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  1. #1
    Join Date
    Jan 2007
    Location
    Westchester Co, NY
    Posts
    104

    Efficient system

    Good evening all,

    I am finally starting my house remodel and am still stuck on the HVAC system. I would like some ideas for efficient systems in this time of oil madness. THe only systems i know are oil boilers so would love some other suggestions....

    I live in southern NY state. I pay Nyseg a total of ~19 cents a KWH for Juice. I do not have natural gas in my area - and am not sure about propane.

    I am remodeling my house and making it as efficient as possible (cellulose insuation, air sealing etc) I also would like to do radiant if possible in the downstairs

    I have looked and GEO and it will not work on my property at any reasonable cost

    I am open to anything from heat pumps, to oil boilers, to what ever else is out there that would save some recurring costs and make sense. I will be intalling a wood burning stove and probabally solar panels for hot water.

    Has anyone installed or had experiance with the Hallowell heat pump?


    I would love to hear what systems would work and what my options are.


    thanks in advance.

  2. #2
    Join Date
    Jan 2007
    Location
    Westchester Co, NY
    Posts
    104
    Any thoughts on my delima....

    thanks all

  3. #3
    Join Date
    Jul 2008
    Posts
    17
    I would go with a Heat pump system of some kind. A heat pump with an electric furnace is probably your best bet. You could go with a hybrid system (heat pump and a gas furnace... Propane in your case).

  4. #4
    Join Date
    Jan 2004
    Location
    Lancaster PA
    Posts
    68,097
    What kind of heat emmiters do you have.
    Cast Iron rads. Or copper fin baseboard.

    Heres one thing you could have installed.
    A heat pump with enough strip heat for defrost. With a hydro coil on top of the air handler.
    That would give you a dual fuel system. And let you take advantage of the heat pump at all temps that it is more efficient then the boiler, plus let you use the boiler to give you the warmer air, when it 0°F outside.
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  5. #5
    Join Date
    Jan 2007
    Location
    Westchester Co, NY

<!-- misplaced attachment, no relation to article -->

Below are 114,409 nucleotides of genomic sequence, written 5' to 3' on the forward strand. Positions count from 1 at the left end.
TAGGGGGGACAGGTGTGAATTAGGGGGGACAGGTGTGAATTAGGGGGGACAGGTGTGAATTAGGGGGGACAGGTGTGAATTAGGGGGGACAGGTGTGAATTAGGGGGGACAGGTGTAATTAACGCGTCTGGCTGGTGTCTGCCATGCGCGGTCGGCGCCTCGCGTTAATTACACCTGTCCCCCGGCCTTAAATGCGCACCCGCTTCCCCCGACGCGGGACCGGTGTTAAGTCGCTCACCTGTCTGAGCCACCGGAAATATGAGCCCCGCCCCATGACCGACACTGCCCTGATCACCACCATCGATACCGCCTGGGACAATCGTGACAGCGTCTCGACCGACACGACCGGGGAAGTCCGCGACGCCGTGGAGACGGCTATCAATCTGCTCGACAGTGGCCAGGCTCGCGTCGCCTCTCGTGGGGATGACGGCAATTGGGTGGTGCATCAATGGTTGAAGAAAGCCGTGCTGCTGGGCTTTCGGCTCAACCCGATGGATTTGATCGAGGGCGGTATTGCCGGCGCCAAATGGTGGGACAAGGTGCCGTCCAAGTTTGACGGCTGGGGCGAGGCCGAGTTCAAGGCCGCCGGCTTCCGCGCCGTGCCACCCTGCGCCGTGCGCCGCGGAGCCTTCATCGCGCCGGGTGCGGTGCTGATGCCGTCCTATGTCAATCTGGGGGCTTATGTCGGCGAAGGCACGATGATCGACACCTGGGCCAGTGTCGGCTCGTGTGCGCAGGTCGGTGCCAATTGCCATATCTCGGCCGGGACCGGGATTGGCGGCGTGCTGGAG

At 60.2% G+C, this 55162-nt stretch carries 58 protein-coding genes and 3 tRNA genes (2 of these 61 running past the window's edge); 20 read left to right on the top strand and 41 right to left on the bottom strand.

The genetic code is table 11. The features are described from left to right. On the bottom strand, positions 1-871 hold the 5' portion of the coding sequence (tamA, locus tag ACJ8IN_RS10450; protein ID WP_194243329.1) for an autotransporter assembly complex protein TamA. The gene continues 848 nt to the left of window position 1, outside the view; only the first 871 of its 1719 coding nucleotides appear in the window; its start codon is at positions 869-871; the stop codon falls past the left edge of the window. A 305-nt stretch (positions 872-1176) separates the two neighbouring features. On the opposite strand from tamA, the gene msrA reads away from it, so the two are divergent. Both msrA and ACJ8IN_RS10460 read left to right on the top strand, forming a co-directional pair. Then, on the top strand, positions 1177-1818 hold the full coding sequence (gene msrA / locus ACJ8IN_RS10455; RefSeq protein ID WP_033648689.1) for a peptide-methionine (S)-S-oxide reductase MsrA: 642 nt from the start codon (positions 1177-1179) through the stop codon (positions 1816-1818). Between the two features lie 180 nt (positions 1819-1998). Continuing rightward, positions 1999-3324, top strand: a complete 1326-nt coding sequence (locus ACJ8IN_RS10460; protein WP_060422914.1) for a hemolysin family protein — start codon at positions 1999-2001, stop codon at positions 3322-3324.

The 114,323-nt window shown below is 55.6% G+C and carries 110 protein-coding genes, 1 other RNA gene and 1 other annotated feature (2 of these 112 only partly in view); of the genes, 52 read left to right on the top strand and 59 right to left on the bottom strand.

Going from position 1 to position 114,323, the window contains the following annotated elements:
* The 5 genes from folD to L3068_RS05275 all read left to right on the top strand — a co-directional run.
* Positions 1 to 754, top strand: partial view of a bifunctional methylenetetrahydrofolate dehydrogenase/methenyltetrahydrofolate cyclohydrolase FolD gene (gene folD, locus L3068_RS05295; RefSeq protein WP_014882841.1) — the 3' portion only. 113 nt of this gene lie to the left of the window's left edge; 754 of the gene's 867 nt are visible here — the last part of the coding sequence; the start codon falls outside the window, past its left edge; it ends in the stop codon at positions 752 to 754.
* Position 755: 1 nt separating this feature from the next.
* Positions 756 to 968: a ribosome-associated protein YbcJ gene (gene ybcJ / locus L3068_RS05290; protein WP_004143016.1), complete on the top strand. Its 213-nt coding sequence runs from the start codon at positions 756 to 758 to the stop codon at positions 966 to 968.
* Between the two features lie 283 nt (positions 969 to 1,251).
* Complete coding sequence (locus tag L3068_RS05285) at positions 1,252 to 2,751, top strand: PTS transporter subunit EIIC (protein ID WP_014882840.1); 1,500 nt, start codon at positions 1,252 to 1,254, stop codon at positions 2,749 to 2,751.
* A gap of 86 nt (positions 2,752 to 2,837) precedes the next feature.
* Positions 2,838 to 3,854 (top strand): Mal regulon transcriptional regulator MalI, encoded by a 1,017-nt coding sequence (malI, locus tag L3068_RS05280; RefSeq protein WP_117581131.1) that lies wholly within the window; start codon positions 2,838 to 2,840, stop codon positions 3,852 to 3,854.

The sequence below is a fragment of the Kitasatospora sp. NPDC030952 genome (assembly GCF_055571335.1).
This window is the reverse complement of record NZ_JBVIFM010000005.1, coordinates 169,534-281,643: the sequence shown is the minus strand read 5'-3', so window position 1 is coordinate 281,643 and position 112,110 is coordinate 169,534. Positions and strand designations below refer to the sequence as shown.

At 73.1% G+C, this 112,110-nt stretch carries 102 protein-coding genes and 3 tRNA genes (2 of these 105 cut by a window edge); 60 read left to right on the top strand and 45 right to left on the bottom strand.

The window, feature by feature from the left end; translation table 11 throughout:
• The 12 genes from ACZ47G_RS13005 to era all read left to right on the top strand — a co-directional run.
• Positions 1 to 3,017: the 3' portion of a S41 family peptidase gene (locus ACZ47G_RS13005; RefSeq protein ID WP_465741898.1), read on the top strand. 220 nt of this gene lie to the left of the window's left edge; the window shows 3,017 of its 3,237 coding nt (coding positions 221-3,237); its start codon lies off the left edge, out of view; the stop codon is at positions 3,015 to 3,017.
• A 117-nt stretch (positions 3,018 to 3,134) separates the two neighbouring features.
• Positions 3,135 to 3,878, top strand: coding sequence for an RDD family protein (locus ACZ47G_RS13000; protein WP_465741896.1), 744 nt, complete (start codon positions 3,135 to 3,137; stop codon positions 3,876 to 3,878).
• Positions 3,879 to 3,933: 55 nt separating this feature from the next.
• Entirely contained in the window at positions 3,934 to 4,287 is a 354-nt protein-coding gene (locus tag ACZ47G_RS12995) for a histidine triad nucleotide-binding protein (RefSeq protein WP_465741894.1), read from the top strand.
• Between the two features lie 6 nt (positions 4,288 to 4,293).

Posts
    104
    I am looking to install radiant heat on ground floor, with hot air on 2 floor.

    Been there - I am not sure i follow what you are saying ( excuse the lack of experiance on heatpumps)

  6. #6
    Join Date
    Jan 2004
    Location
    Lancaster PA
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    68,097
    A heat pump will provide heat for less then you oil boiler does. As outdoor temp drops they provide less heat, and require a secondary source of heat. A hyrocoil hooked to your boiler can provide this additional heat.

    The electric heater would be for defrost only, so that you don't fire up a large boiler for just 4 or 5 minutes.

    Get some contractors out to give you estimates. And show them this thread, they will understand. And be able to explain it.
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  7. #7
    Join Date
    Jan 2007
    Location
    Westchester Co, NY
    Posts
    104
    Hi again. So i have spoken to two reputable installers in the area. One is for a high efficiency oil unit. (High 80's) The other is proposing a high efficient propane unit. ( 95&#37

    Both of them seem to think that a heat pump with a secondary heat system would not be cost effective as you are installing 2 systems - giving you an additional payback.

    Also - I have spoken to quite a few people in my area and the general feeling is that heat pumps are not really a great idea in this area. I am not against them - however i am not sure pushing a contractor to install a product he is not familiar with may not serve me well.

    From all my calculations on historical prices (97- 08), Oil has been more cost effective (BTU/Dollar) than propane, until this year (In southern NY State). The one thing that is leaning me more towards propane is that we want to install a gas stove top, dryer and bbq hook up. Is this enough of a reason to move to propane - other than this, i don't see a benefit at this point?

    I would love some comments from everyone - I really need to decide in the next few days

    thanks

  8. #8
    Join Date